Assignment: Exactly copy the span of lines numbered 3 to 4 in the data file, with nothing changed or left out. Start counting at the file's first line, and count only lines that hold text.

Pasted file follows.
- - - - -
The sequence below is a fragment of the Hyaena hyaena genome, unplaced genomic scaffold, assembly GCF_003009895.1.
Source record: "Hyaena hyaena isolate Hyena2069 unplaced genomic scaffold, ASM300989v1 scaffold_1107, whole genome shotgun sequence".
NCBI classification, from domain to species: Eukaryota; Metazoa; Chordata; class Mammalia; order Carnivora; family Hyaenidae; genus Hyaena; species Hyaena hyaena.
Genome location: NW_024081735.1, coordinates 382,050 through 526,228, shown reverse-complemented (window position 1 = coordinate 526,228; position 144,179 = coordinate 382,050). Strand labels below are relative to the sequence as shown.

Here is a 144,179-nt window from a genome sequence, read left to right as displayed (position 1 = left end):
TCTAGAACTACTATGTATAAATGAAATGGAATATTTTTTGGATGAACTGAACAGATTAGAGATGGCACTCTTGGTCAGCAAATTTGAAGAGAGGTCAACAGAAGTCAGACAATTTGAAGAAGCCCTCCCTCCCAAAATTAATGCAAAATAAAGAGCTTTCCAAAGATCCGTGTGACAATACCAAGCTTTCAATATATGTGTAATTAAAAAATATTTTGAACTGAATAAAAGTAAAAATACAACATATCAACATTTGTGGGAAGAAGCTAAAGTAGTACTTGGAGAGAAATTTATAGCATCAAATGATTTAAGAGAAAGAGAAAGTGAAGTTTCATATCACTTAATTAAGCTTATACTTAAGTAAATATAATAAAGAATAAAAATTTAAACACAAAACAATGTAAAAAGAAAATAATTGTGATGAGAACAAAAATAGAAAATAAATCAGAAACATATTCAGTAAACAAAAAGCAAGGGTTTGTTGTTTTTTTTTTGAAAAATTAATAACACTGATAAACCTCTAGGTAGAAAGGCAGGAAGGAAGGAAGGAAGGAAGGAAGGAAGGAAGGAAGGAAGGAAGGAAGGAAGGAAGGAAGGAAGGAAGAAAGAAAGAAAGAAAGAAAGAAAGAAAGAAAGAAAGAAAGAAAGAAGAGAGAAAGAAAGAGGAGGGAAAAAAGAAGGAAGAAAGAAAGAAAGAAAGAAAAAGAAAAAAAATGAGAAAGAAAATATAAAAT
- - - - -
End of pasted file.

NCBI classification, from domain to species: Eukaryota; Metazoa; Chordata; class Mammalia; order Carnivora; family Hyaenidae; genus Hyaena; species Hyaena hyaena.
Genome location: NW_024081735.1, coordinates 382,050 through 526,228, shown reverse-complemented (window position 1 = coordinate 526,228; position 144,179 = coordinate 382,050). Strand labels below are relative to the sequence as shown.